• Extending the bus lane marking right up to, and through the intersection where possible, to avoid instances where bus lanes stop and start (the source of some confusion for motorists)
  • Lobbying the NZTA to look at whether there should be a national standard for an affordable form of on-road marking that would more clearly identify the bus lane and that might indicate an appropriate point from which to start making left turn

Increased warnings

  • Encouraging correct use of bus lanes where there is high levels of non-compliance, a sign indicating that a bus lane camera is in operation will be placed for a temporary period

Camera positioning

  • Where locations allow, cameras located in such a way that it is possible to view not only the bus lane, but whether a left hand turn was taken be an infringing motorist
  • At locations, where in order to comply with the bus lane, the road layout clearly encourages unsafe driving, enforcement will not be carried out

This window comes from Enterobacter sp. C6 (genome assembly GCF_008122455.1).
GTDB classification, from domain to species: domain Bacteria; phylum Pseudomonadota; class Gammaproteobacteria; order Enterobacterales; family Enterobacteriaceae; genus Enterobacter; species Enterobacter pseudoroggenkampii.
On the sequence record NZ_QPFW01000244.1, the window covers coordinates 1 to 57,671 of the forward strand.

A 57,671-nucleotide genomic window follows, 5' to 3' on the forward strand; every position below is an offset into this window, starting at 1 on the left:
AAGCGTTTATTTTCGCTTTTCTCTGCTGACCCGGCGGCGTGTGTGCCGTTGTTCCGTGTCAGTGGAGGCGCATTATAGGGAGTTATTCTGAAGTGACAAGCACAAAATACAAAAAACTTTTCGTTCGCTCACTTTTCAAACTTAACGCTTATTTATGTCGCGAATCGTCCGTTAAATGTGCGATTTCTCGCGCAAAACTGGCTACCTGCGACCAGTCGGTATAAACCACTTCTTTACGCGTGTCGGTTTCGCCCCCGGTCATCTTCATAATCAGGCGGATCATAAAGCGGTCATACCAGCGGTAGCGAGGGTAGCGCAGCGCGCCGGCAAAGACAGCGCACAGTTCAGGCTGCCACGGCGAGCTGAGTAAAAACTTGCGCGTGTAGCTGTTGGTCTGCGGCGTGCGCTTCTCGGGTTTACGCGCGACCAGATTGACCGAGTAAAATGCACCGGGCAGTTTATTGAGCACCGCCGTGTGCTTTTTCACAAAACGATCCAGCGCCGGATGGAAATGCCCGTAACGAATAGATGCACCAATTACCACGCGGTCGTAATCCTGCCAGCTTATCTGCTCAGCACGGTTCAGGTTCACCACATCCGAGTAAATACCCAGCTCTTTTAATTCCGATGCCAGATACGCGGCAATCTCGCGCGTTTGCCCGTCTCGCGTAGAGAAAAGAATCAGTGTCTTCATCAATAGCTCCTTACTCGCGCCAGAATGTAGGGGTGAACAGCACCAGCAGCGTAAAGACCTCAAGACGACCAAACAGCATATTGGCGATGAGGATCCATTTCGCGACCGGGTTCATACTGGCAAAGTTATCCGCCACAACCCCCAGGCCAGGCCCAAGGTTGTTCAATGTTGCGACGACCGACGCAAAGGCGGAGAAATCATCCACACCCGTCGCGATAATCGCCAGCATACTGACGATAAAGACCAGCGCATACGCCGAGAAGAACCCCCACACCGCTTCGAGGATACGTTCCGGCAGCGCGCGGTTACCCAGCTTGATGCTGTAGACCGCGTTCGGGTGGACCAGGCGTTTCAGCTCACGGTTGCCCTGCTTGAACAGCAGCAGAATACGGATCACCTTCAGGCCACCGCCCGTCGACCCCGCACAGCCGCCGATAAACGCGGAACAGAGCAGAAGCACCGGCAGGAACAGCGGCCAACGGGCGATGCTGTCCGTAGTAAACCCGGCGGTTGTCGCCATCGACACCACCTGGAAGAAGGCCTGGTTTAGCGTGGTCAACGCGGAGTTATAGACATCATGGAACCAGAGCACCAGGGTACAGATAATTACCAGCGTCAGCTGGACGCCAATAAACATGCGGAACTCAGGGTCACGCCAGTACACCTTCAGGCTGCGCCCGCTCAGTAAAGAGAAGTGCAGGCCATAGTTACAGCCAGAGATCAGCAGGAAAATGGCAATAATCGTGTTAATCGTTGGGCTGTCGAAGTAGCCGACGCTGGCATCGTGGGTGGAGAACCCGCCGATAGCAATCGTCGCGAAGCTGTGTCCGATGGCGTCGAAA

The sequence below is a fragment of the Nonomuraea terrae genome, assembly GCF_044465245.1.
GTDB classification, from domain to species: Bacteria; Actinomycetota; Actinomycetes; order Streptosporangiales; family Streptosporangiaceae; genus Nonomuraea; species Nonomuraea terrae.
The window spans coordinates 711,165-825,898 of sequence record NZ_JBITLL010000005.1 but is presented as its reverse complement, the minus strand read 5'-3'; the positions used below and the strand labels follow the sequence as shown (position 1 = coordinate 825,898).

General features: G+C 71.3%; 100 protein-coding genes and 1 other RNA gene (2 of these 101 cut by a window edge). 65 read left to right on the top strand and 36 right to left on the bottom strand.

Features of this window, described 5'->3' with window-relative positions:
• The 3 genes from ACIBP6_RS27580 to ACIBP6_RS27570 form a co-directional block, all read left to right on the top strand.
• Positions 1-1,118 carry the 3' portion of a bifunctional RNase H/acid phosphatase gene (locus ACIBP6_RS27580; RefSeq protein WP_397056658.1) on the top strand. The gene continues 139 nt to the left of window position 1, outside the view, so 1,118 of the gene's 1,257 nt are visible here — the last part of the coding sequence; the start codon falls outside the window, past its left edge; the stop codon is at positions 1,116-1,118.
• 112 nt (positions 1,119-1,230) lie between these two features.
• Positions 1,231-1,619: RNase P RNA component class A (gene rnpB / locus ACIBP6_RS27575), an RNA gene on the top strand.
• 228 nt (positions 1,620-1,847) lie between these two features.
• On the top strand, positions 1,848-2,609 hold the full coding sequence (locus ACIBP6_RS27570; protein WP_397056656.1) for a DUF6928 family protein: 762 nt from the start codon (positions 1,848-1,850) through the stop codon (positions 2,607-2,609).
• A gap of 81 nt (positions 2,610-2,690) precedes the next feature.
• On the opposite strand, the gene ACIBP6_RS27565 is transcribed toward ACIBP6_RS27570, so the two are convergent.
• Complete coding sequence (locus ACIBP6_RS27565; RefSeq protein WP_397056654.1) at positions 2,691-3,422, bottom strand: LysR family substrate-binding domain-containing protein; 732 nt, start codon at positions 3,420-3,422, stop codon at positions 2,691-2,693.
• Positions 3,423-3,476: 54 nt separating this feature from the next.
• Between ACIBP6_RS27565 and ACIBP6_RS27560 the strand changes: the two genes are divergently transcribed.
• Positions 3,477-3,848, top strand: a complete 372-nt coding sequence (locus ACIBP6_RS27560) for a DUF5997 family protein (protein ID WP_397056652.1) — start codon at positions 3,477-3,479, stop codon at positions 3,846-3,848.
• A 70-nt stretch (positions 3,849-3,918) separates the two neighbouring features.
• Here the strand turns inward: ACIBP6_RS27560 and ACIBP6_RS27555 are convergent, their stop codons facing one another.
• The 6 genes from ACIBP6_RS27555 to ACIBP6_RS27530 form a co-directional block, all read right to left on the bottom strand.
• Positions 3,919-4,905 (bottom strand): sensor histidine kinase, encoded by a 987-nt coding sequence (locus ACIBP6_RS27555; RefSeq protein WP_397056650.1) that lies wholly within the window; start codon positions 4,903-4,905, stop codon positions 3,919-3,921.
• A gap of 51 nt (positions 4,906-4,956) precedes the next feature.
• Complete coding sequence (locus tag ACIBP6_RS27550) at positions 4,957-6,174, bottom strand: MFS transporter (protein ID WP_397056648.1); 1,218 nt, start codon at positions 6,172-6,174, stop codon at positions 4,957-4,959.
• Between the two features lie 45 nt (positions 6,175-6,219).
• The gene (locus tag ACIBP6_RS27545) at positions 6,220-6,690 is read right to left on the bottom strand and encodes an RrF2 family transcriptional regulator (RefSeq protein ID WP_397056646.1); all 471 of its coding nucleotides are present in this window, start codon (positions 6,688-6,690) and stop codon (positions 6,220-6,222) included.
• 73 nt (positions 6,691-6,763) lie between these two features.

Applying greater tolerance

  • Only issuing tickets where a motorist has used a bus lane well in excess of 50m
  • Waving tickets where there has been a genuine attempt to enter the all-user lane or the motorist was clearly avoiding cutting in on a bus by entering the lane more than 50 meters from a corner

In another resolution, the council committee approved in principle for existing 24-hour bus lanes in Fanshawe St, Symonds St, Anzac Ave and park Rd to instead operate as 12 hours bus lanes between 7am and 7pm, and operate as clearways outside these times. The council will seek ARTA support for the changes.




  1. Harry says: